Electronic Health Records Carry a High Price Tag
The electronic health records initiative mayrequire a price tag of >$200 billion initially tobuild and operate, according to a study reportedin the Annals of Internal Medicine (August 2,2005). Using current estimates, the health careindustry alone will cover <20% of the cost. Leadinvestigator Rainu Kaushal, MD, said the findingssuggest that "policy initiatives are needed if weare to close this gap."
As for who should pick up the difference, Dr.Kaushal does not believe that it should fall solelyon the government. "I don't see them as having tofoot the bill. They can create the incentives. Thenthe private sector can run with it," she said. Forexample, the federal government could increasereimbursements for physicians who use electronichealth records for their Medicare and Medicaidpatients. The reimbursement might motivatesmaller physician groups to make the costly investmentthat is often needed for computer systems.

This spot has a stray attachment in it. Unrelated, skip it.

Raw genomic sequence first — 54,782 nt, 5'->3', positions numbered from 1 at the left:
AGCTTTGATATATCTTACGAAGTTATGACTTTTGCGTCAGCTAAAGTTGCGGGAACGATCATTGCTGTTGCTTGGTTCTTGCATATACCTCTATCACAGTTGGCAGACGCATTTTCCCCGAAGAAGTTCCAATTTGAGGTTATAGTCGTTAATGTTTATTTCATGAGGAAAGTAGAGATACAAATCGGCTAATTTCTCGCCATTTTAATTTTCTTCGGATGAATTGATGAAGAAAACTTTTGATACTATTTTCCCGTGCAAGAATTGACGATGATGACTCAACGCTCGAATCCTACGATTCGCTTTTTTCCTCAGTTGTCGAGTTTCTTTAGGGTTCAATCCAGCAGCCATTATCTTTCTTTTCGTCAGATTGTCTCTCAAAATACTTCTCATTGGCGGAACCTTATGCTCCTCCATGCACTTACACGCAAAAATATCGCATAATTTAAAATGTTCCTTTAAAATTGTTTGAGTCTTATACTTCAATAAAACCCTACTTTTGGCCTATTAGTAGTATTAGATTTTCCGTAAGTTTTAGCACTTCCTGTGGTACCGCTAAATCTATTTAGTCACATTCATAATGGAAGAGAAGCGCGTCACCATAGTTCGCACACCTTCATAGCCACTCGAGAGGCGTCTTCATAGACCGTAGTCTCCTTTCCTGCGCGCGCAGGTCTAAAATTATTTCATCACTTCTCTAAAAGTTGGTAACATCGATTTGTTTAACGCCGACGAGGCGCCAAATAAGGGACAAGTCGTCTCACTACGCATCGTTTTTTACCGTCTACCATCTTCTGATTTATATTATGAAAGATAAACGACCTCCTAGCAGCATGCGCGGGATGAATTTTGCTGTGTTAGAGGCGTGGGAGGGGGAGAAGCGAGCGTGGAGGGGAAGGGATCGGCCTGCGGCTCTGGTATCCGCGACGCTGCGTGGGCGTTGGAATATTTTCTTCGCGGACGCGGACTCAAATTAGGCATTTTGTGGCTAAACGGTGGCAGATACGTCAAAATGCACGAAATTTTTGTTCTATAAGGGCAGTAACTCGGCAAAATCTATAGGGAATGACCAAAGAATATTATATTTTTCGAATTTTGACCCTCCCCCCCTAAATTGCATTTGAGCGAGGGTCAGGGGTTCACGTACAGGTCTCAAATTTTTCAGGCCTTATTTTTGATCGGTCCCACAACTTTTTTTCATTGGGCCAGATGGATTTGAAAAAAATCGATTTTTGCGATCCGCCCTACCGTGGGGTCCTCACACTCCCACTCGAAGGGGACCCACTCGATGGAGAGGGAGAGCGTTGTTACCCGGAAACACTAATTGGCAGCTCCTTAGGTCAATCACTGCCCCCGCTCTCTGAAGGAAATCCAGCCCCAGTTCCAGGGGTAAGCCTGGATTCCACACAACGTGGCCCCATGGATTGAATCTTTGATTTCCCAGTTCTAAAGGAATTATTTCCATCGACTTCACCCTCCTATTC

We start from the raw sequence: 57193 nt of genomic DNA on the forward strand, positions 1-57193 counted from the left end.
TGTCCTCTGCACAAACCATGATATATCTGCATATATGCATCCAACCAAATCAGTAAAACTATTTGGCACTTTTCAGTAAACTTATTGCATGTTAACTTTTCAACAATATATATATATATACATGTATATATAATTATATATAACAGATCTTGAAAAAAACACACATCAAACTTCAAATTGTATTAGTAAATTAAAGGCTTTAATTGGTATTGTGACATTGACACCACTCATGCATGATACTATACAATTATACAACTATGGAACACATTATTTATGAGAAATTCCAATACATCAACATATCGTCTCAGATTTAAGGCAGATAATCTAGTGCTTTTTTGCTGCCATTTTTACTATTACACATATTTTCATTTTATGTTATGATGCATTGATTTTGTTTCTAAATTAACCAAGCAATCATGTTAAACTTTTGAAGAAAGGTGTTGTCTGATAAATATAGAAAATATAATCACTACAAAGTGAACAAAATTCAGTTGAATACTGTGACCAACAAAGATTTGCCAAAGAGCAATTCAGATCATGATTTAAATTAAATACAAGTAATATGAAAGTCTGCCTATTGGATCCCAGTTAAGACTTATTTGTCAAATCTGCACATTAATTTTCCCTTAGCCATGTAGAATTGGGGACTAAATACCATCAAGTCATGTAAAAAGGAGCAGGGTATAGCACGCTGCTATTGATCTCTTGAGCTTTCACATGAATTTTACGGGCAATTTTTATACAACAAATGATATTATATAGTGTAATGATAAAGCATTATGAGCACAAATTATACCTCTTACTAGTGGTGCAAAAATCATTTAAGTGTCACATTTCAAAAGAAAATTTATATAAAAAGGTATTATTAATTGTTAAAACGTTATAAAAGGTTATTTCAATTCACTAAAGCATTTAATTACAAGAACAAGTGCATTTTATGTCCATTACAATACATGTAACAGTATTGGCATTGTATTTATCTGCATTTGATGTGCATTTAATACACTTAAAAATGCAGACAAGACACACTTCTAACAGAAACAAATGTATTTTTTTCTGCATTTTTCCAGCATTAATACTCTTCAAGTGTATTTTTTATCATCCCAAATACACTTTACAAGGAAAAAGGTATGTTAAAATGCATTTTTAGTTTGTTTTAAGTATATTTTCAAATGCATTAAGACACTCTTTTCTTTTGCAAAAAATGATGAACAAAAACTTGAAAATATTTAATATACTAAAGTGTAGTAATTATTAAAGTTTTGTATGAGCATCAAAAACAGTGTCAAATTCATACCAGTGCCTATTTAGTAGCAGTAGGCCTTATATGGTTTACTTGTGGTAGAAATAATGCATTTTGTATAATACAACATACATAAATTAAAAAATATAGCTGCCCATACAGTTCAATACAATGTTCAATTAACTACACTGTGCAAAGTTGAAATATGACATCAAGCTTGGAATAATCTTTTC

The transition to electronic health records ispicking up speed, thanks to members of Congress,President George W. Bush, and the healthcare sector. The urgency prompted researchers toestimate how much it would cost.The researchersprojected that it would cost $156 million to buildthe system and $48 billion annually to operate it.
National Coordinator for Health InformationTechnology David Brailer, MD, PhD, said that thegovernment is aware of the hefty cost."We knowit's in the billions of dollars, perhaps in the tens ofbillions of dollars, and possibly even the hundredsof billions. But the principal question is not howmuch it is. It's how do we create incentives toinvolve the private sector and prevent the federalgovernment from financing it all. We want it to bemarket-driven," he said.